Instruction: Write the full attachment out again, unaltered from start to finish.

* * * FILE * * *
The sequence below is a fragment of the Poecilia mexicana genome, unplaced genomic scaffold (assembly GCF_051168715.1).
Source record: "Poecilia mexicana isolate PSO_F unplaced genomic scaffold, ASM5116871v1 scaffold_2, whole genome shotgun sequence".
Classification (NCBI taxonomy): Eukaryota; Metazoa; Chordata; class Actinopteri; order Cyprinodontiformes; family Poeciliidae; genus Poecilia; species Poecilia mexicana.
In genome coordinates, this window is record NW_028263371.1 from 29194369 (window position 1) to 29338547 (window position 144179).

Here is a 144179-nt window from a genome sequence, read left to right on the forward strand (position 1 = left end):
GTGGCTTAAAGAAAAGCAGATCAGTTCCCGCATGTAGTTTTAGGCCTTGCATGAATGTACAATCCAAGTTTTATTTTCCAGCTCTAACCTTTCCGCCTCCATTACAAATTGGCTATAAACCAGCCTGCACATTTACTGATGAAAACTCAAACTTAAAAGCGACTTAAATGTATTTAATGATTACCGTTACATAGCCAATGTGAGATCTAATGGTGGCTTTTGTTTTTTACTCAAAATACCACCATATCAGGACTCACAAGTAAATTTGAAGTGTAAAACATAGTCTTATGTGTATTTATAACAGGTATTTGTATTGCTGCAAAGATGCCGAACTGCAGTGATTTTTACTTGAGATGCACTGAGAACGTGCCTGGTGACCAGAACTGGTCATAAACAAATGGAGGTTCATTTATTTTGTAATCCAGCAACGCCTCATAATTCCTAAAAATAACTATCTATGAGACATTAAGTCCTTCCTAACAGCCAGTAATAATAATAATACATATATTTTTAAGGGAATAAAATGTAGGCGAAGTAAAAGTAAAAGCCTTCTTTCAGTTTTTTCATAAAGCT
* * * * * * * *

The sequence below is a fragment of the Poecilia mexicana genome, unplaced genomic scaffold (assembly GCF_051168715.1).
Source record: "Poecilia mexicana isolate PSO_F unplaced genomic scaffold, ASM5116871v1 scaffold_2, whole genome shotgun sequence".
Classification (NCBI taxonomy): Eukaryota; Metazoa; Chordata; class Actinopteri; order Cyprinodontiformes; family Poeciliidae; genus Poecilia; species Poecilia mexicana.
In genome coordinates, this window is record NW_028263371.1 from 29194369 (window position 1) to 29338547 (window position 144179).

Here is a 144179-nt window from a genome sequence, read left to right on the forward strand (position 1 = left end):
GTGGCTTAAAGAAAAGCAGATCAGTTCCCGCATGTAGTTTTAGGCCTTGCATGAATGTACAATCCAAGTTTTATTTTCCAGCTCTAACCTTTCCGCCTCCATTACAAATTGGCTATAAACCAGCCTGCACATTTACTGATGAAAACTCAAACTTAAAAGCGACTTAAATGTATTTAATGATTACCGTTACATAGCCAATGTGAGATCTAATGGTGGCTTTTGTTTTTTACTCAAAATACCACCATATCAGGACTCACAAGTAAATTTGAAGTGTAAAACATAGTCTTATGTGTATTTATAACAGGTATTTGTATTGCTGCAAAGATGCCGAACTGCAGTGATTTTTACTTGAGATGCACTGAGAACGTGCCTGGTGACCAGAACTGGTCATAAACAAATGGAGGTTCATTTATTTTGTAATCCAGCAACGCCTCATAATTCCTAAAAATAACTATCTATGAGACATTAAGTCCTTCCTAACAGCCAGTAATAATAATAATACATATATTTTTAAGGGAATAAAATGTAGGCGAAGTAAAAGTAAAAGCCTTCTTTCAGTTTTTTCATAAAGCT